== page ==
The federal prison in Butner, North Carolina is shown in 2015.

The federal prison in Butner, North Carolina is shown in 2015. Sara D. Davis/Getty Images

Biden Administration Releases New Transgender Federal Prison Policy

Biden’s policy will require federal prison staff to use a transgender person’s lived name and pronouns in an effort to combat widespread abuse behind bars.

The Biden administration has restored guidelines requiring federal prisons to consider the safety of transgender people when deciding where to house them, a policy the Trump administration rescinded in 2018. 

The Bureau of Prisons (BOP) has reissued its Transgender Offender Manual, which once again includes the Obama-era policy,  Kristie Breshears, chief of public affairs for the agency, confirmed in a statement to The 19th. Under Trump, transgender people in federal prisons were housed based on sex assigned at birth alone. Biden’s policy builds off the Obama-era guidance and goes a step further, requiring prison staff to use a transgender person’s lived name and pronouns.

“After reviewing our policy regarding transgender inmates, we have made several updates to meet the community standard of medical and mental health care, appropriately manage and support the offenders, and meet legal requirements as determined by case law, statutes, and federal regulations,” BOP said in a statement. 

The new policy moves toward fulfilling Biden’s campaign promise to combat widespread abuse facing transgender people behind bars. An NBC News investigation in 2020 found that of the nearly 5,000 transgender people detained in state prisons, just 15 total had been housed according to their lived genders, exposing them to discrimination, harassment and sexual assault. A 2015 report by the Department of Justice found that 35 percent of transgender people who had spent time in prison in the previous year reported being sexually assaulted behind bars. 

The new policy will only impact federal prisons, however, where there are currently approximately 1,300 transgender people in custody, according to Breshears.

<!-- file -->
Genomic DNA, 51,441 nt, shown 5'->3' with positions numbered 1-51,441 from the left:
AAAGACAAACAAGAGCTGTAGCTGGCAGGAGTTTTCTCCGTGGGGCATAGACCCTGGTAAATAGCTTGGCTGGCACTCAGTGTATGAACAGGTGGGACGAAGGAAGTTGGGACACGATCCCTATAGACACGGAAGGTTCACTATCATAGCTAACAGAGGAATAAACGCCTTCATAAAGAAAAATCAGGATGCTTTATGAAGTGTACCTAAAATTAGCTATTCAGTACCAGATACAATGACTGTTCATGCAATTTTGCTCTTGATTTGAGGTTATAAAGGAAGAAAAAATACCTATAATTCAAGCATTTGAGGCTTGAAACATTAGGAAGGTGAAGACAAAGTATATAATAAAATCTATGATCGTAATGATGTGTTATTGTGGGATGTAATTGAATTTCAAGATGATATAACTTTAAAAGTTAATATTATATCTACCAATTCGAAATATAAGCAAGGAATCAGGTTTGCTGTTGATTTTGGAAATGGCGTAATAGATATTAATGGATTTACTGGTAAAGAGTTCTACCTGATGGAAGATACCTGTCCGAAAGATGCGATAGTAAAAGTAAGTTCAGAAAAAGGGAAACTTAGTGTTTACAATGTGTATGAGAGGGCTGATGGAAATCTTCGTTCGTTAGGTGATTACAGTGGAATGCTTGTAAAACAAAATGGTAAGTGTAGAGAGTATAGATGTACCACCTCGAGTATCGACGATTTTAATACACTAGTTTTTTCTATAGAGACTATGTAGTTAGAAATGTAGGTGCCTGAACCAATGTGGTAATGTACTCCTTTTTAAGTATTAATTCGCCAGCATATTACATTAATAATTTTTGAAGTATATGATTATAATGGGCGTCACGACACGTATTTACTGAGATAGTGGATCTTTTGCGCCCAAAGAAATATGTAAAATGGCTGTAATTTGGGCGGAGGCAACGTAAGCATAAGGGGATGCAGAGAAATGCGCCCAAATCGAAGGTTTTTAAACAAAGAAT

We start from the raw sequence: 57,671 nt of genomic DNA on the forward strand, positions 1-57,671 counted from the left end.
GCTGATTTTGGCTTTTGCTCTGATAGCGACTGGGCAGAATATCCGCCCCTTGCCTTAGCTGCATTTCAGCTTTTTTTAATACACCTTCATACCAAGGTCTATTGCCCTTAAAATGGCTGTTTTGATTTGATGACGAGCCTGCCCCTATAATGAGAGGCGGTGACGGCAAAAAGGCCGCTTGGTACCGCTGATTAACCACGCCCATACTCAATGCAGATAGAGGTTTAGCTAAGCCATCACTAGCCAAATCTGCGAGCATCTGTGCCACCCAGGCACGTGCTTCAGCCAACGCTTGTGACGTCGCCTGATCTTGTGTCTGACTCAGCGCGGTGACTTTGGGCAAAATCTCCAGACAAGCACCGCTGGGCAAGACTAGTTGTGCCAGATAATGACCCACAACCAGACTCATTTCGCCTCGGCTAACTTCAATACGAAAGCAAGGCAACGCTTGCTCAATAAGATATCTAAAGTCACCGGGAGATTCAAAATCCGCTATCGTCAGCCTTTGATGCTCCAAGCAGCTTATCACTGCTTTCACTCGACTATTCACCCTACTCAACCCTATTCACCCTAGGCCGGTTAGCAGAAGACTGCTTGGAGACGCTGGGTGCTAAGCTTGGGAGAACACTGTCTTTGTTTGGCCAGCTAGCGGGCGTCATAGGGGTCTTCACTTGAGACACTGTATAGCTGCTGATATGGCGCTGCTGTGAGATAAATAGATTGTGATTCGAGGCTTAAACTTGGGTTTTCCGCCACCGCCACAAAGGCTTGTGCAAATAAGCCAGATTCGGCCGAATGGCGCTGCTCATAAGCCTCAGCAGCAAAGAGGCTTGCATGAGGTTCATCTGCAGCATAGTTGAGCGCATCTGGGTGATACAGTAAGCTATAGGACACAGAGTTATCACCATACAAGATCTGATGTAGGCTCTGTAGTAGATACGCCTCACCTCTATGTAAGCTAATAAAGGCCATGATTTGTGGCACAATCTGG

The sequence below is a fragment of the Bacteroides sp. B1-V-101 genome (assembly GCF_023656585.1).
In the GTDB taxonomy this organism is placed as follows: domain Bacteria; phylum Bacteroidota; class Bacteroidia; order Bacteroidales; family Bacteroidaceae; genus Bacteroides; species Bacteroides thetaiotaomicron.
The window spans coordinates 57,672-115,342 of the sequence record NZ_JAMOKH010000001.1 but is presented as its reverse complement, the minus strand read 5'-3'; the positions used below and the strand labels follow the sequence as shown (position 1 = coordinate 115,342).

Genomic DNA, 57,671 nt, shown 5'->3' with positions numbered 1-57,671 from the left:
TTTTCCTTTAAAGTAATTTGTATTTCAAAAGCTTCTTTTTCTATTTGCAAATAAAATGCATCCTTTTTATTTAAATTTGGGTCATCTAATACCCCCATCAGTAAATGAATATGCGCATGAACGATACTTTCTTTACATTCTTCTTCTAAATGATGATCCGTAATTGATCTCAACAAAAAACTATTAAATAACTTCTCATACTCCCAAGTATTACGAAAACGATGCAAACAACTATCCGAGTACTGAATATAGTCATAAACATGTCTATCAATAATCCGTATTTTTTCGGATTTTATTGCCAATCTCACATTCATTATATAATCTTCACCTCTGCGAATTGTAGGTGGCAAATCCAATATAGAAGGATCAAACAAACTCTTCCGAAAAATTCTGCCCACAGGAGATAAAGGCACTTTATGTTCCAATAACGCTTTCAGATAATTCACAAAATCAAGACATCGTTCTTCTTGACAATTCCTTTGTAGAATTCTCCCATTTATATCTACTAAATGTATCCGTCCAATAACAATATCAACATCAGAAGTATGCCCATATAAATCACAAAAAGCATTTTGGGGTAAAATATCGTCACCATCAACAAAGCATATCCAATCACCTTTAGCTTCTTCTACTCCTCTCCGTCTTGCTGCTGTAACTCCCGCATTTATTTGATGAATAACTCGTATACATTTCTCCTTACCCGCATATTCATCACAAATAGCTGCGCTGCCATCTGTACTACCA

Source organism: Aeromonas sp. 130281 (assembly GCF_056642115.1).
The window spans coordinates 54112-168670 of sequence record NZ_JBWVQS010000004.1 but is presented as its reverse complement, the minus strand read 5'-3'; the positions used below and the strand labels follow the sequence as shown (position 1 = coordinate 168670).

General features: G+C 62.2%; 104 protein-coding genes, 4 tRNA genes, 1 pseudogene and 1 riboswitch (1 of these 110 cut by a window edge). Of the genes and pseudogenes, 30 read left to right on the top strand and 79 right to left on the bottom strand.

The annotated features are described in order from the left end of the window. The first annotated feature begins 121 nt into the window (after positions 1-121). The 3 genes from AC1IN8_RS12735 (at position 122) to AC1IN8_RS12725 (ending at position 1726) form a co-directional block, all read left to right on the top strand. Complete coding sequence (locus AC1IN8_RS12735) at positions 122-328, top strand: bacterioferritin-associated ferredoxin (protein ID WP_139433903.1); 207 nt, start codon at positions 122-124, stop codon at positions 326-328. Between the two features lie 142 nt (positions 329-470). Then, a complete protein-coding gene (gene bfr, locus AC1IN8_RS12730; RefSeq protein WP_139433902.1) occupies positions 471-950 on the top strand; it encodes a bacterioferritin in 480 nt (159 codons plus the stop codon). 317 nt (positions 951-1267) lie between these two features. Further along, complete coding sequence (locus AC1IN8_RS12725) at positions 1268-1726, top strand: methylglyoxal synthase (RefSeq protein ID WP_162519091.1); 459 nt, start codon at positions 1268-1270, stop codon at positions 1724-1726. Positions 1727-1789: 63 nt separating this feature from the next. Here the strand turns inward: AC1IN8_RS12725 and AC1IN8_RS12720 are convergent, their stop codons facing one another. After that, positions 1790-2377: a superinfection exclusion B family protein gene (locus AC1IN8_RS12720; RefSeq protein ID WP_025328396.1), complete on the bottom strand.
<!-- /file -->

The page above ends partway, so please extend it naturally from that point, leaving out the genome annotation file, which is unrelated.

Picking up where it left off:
Rodrigo Heng-Lehtinen, executive director of the National Center for Transgender Equality, hailed the change as a step in the right direction. 

“BOP policy absolutely needed updates to improve the safety and well-being of those on the inside, especially on issues of placement and health care,” he said in a statement to The 19th. “Further change is still needed. Even with these reforms, detention is inherently unsafe for transgender people. Alternatives to incarceration should be expanded and these new standards need to be consistently enforced.” 

Advocates worry that this may be a challenge. Like the Obama-era rules, the new manual uses language found in the 2003 Prison Rape Elimination Act, which requires jails and prisons to place transgender people on “a case-by-case basis.” The law intended to prevent transgender people from being housed based on birth sex alone, but it also never spelled out what “case-by-case” meant, allowing states to claim they had carefully considered each placement even if every one of their 1,000 transgender prisoners was housed according to sex assigned at birth. 

Sasha Buchert, a senior attorney at Lambda Legal who advised the manual’s writers, said her organization sees the policy as a start. 

“I am hopeful that the spirit of the policy is clear that they transfer people appropriately and that they will provide [health]care, but you know, we’ll be watching like a hawk,” she said.  

Buchert hopes the new policy signals more work on criminal justice and LGBTQ+ issues to come from the Biden administration. 

“And because this is viewed as a model across the country, the Federal Bureau of Prisons policy, hopefully it will set a precedent and a tone for state prison systems to adopt something along these lines,” she said. 

Originally published by The 19th